Charity Champions: Ralph C. Wilson Jr. Foundation Honored by Association of Fundraising Professionals

Co-nominated by the Alzheimer’s Association Michigan Chapter and Playworks Michigan, the organization is named Outstanding Foundation by AFP

Give Detroit - ralph c. wilson Jr foundation

Each year, the Association of Fundraising Professionals’ greater Detroit chapter honors southeastern Michigan’s most dedicated volunteers, philanthropists, and fundraising professionals with its annual awards. Hour Detroit is pleased to partner with AFP to introduce 2021’s slate of charity champions ahead of National Philanthropy Day on Nov. 21.

When Buffalo Bills owner and Detroit native Ralph C. Wilson Jr. died in 2014, he left clear instructions for his trust: He wanted to pour $1.2 billion into southeast Michigan and western New York by 2035. Since 2015, his namesake Ralph C. Wilson Jr. Foundation has devoted $533 million toward that goal. (And all that giving hasn’t made a dent in the foundation’s resources, according to CEO David Egner — the booming stock market means it still has more than $1.35 billion to give away.)

The foundation’s grants support initiatives for youth sports, caregivers of aging family members, economic development, and entrepreneurship, to name a few, and include such major projects as the Ralph C. Wilson Jr. Centennial Park along the Detroit riverfront. Hour Detroit spoke with Egner about the foundation’s work. 

How has the foundation’s vision evolved since launching in 2015?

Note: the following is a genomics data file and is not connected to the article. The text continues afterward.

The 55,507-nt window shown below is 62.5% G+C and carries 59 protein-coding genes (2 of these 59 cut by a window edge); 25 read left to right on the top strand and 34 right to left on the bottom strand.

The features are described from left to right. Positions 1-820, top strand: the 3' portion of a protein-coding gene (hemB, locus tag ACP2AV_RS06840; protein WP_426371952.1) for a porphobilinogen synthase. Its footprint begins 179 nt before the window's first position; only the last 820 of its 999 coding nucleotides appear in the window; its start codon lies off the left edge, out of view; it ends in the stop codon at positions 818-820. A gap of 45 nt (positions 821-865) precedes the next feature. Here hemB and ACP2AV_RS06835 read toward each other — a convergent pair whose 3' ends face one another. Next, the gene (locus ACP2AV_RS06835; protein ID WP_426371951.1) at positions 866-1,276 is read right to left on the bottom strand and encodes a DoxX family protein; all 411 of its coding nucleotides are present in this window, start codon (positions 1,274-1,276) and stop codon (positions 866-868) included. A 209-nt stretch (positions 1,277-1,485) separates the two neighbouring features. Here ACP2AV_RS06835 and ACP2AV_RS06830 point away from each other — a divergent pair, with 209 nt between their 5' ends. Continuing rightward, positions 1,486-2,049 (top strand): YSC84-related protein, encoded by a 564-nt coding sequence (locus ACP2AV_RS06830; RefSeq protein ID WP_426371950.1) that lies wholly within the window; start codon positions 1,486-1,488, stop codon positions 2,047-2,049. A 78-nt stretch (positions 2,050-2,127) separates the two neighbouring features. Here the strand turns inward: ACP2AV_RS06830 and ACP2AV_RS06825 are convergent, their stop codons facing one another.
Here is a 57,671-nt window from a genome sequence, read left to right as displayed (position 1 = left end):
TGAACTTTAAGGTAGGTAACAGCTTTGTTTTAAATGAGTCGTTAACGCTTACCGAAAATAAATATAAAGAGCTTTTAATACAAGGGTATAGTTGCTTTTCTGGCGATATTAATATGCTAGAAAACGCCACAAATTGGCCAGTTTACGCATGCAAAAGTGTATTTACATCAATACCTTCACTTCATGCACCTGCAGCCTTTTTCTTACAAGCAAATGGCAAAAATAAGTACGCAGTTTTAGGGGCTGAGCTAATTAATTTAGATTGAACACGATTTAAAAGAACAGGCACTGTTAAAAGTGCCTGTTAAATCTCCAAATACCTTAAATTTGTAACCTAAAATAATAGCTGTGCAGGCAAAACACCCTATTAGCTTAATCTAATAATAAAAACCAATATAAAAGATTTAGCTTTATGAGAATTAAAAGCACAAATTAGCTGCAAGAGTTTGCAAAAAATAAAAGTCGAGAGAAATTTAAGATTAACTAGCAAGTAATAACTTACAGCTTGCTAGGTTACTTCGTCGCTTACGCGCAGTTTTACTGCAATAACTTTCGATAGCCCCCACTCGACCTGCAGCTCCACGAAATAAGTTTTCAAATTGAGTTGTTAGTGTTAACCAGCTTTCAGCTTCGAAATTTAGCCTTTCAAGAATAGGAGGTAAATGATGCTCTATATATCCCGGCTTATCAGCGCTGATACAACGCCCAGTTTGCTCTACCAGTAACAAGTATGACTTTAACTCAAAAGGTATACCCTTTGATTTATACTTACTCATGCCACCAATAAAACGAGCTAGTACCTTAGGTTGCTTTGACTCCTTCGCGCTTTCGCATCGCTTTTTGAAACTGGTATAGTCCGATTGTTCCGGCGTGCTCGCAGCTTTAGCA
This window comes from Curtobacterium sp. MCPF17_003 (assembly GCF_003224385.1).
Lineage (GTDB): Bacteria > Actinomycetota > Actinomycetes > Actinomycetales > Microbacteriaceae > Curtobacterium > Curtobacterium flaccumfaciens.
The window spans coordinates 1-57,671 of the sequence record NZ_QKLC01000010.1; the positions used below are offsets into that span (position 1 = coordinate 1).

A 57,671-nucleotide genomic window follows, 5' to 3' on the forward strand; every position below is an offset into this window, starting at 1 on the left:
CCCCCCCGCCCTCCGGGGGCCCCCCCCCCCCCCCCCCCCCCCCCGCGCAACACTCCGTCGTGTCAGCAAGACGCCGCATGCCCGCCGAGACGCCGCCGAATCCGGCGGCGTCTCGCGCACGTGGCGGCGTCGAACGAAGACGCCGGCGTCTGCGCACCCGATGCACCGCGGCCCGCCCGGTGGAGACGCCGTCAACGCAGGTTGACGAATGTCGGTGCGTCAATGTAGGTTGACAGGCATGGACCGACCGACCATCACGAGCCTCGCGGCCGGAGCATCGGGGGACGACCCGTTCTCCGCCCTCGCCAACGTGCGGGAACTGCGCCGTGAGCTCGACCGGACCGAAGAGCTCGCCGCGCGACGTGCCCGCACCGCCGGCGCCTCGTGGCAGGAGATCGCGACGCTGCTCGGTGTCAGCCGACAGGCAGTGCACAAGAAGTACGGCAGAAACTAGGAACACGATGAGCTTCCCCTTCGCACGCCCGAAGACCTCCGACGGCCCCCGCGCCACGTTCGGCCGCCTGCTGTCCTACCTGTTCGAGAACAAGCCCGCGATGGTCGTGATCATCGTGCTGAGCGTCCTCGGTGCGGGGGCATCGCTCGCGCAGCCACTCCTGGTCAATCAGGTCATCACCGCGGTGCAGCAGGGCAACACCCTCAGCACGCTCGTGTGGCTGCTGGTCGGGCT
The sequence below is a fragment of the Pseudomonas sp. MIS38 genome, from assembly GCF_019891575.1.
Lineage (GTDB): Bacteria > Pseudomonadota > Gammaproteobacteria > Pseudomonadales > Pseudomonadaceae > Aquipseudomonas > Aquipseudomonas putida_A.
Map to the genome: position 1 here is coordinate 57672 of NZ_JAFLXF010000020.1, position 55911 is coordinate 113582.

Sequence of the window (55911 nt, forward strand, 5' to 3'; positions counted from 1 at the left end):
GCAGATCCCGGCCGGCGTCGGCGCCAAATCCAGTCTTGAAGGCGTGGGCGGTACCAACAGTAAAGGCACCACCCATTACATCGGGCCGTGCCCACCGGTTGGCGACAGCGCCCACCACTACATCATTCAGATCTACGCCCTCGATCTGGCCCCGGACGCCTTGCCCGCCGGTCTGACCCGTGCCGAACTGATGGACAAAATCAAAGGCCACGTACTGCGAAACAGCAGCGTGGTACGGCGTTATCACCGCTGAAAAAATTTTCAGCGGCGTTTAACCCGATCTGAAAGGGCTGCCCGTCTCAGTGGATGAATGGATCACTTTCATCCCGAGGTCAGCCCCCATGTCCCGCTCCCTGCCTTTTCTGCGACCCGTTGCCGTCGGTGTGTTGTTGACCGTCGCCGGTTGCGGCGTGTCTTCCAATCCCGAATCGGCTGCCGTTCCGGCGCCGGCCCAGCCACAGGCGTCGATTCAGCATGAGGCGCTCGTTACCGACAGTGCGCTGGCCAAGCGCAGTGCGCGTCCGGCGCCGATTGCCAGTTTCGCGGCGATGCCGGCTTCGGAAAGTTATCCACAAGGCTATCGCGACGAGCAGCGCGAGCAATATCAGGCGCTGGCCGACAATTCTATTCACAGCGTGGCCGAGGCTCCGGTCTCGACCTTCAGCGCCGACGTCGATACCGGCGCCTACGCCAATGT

David Egner: The pillars of giving and the statement of our values, that hasn’t really changed. What has changed is the strategy and the tools have become more refined, particularly moving closer with the Community Foundation for Southeast Michigan. Working in 2015 there was no staff — just four trustees — and our internal operations have matured, so we have a grants management team.   

What is one achievement you are most proud of? 

Generator Z is an after-school program that we launched during COVID. The secret sauce is we invited 1,000 teenagers to staff it and paid them $1,000 each to share with us their ideas and stories and to judge applications that came in from nonprofit after-school programs. We’ve approved $4 million in grants, and it’s all from the voice of teens — instead of what the adults think teens want. 

Is there anything you think people might be surprised to learn about the foundation?

We’re moving on average $100 million to $110 million a year, and a typical foundation moving that much would have 50 to 60 people on staff. We’re dealing with a staff of 28, so we have to work really closely with our grantees and intermediaries, like Community Foundation for Southeast Michigan. We are always asking the question of sustainability: How do we sustain the work? Because in 2035, we’re out of business.


This story is part of our Give Detroit package and is featured in the November 2021 issue of Hour Detroit magazine. Read more stories in our digital edition. 

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